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A leading Department of Justice attorney who quit his job after over the Obama administration’s refusal to prosecute Black Panthers who intimidated voters outside polls during the 2008 election claims the administration has ordered the DOJ not to pursue voting-rights cases against black people.

In an interview today, J. Christian Adams, former DOJ attorney and now a contributor at Pajamas Media, told Fox News, “There is a pervasive hostility within the Civil Rights Division of the Justice Department toward these sorts of cases.”

Asked whether there is a specific Justice Department policy against pursuing cases where the defendant is black and the victim is white, Adams replied, “Particularly in voting, that will be the case for the next few years. No doubt about it. If you had all the attorneys who worked on this case here, I am quite sure that they would say the exact same thing.”

When Fox News asked Adams who has issued that mandate, he said, “There are some things I’m not going to reveal. They know who they are. They said if somebody wants to review these kinds of cases, it’s not going to be done out of the Civil Rights Division. If the U.S. attorney wants to do it, that’s up to them, but it’s not going to happen in the Civil Rights Division. … It’s a political appointee.”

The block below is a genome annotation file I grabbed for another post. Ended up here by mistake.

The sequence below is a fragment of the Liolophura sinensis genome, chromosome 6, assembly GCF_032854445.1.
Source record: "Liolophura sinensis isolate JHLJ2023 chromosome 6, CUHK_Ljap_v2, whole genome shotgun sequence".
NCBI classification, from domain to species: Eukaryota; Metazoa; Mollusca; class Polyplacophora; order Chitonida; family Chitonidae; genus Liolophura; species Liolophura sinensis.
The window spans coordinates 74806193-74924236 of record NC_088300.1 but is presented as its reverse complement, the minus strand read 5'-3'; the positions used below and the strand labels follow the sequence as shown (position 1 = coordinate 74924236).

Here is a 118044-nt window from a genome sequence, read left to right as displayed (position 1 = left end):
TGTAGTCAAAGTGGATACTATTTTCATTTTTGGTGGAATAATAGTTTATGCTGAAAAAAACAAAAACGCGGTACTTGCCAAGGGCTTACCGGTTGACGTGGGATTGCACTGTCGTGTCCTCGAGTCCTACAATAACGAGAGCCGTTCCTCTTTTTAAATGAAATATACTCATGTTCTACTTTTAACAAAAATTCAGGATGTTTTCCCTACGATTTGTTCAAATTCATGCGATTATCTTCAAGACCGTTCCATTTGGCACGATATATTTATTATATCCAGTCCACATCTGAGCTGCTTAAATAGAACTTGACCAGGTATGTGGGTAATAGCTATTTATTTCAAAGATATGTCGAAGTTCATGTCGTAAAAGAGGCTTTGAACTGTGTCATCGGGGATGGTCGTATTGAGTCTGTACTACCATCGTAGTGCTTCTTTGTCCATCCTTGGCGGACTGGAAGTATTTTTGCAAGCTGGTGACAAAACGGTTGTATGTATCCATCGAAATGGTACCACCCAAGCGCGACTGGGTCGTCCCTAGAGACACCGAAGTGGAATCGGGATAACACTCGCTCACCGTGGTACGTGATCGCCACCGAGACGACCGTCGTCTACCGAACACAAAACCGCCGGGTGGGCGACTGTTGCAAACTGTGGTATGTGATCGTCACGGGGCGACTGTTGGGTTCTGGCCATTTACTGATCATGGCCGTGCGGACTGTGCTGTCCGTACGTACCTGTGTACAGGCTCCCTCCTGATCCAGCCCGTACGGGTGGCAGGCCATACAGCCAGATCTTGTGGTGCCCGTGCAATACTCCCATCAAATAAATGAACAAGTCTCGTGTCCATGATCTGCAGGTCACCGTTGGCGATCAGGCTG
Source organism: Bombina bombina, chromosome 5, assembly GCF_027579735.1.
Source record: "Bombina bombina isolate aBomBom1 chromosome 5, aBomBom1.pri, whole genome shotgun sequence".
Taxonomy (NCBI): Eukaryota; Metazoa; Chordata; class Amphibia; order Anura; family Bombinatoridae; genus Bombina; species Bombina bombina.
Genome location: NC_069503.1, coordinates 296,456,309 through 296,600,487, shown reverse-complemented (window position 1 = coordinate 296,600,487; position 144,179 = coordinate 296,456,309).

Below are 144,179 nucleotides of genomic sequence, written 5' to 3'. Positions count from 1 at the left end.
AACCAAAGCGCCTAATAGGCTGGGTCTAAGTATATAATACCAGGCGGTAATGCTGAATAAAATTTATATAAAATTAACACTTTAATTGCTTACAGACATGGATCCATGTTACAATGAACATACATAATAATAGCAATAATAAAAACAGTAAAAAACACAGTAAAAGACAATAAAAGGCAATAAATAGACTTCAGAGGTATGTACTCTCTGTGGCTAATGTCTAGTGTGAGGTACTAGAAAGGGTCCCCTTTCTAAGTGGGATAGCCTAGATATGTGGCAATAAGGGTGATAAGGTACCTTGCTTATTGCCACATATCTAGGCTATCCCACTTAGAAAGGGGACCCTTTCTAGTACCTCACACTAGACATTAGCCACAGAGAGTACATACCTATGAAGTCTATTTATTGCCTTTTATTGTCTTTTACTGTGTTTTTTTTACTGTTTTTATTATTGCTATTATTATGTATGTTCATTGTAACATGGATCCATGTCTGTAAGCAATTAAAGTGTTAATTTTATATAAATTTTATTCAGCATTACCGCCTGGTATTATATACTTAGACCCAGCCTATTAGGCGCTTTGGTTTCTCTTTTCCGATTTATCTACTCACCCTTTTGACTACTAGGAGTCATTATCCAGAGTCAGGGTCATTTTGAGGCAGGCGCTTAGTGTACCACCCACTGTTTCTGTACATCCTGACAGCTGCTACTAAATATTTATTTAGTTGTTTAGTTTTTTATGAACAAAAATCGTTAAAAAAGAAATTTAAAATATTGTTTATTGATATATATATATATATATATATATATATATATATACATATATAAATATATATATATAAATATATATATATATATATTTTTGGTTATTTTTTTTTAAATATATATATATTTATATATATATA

He added, “This is one of the examples of Congress not being told the truth and the American people not being told the truth about this case. It’s one of other examples in this case where the truth simply is becoming another victim in the process.”

As WND reported, the Justice Department originally brought the case against four armed men who witnesses say derided voters with catcalls of “white devil” and “cracker” and told voters they should prepare to be “ruled by the black man.”

One poll watcher called police after he reportedly saw one of the men brandishing a nightstick to threaten voters.

“As I walked up, they closed ranks, next to each other,” the witness told Fox News at the time. “So I walked directly in between them, went inside and found the poll watchers. They said they’d been here for about an hour. And they told us not to come outside because a black man is going to win this election no matter what.”